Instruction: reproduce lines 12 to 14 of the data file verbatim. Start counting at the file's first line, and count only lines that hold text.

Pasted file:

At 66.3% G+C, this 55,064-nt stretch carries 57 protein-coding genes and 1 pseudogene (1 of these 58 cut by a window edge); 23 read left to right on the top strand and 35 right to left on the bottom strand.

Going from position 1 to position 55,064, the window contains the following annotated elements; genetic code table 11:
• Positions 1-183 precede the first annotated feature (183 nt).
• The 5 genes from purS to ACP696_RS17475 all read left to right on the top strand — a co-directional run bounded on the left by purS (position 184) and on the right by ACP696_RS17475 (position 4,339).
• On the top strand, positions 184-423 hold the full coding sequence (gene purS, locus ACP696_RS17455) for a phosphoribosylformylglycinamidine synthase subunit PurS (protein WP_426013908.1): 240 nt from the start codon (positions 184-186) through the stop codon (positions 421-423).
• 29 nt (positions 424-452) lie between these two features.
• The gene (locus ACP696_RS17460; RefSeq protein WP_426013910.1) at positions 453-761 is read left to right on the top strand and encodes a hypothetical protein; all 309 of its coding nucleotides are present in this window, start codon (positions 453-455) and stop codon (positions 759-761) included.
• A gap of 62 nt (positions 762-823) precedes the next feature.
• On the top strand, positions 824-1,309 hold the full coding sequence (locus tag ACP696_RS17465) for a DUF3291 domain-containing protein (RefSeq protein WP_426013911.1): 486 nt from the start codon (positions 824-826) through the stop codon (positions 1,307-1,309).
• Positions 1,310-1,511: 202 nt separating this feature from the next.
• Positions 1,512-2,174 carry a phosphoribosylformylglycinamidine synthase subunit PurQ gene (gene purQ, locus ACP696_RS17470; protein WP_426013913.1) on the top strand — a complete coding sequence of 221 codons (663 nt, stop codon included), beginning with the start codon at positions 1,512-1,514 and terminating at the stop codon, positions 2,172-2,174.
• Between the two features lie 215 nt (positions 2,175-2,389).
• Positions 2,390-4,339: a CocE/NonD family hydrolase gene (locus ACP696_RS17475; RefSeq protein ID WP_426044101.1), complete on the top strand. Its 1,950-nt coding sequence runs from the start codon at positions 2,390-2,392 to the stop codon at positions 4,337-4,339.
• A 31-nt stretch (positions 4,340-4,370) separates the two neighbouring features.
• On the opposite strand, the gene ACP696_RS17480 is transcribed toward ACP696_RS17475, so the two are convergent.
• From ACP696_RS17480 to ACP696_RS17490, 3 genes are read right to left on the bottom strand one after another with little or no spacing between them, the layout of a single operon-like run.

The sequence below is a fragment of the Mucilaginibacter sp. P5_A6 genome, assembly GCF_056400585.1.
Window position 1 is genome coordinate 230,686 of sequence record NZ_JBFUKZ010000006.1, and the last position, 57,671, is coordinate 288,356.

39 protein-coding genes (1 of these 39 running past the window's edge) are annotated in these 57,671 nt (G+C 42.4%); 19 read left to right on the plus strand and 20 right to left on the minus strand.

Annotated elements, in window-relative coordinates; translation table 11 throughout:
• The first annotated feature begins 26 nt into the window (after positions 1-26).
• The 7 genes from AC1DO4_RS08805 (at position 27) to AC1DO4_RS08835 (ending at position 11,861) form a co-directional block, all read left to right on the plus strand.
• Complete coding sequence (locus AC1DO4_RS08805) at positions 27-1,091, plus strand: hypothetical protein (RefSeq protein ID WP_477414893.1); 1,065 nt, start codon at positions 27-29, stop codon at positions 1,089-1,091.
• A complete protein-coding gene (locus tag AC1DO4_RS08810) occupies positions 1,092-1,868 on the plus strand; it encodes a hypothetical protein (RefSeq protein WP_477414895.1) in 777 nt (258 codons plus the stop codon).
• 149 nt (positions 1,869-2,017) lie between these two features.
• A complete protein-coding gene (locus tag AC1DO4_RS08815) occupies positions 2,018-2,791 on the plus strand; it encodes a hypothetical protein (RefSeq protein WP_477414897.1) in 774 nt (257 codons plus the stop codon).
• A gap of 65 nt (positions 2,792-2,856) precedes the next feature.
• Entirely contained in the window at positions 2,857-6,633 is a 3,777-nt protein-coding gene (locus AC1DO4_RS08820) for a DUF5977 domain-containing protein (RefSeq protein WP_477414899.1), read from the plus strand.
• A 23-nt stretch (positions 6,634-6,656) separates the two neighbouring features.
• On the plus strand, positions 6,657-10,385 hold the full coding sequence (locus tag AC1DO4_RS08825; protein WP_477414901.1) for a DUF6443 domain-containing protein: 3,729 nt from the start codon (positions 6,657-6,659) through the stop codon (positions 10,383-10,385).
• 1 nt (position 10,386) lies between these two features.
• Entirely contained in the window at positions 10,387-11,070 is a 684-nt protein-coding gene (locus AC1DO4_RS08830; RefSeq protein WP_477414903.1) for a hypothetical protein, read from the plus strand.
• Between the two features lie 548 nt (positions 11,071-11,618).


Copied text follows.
• Between the two features lie 215 nt (positions 2,175-2,389).
• Positions 2,390-4,339: a CocE/NonD family hydrolase gene (locus ACP696_RS17475; RefSeq protein ID WP_426044101.1), complete on the top strand. Its 1,950-nt coding sequence runs from the start codon at positions 2,390-2,392 to the stop codon at positions 4,337-4,339.
• A 31-nt stretch (positions 4,340-4,370) separates the two neighbouring features.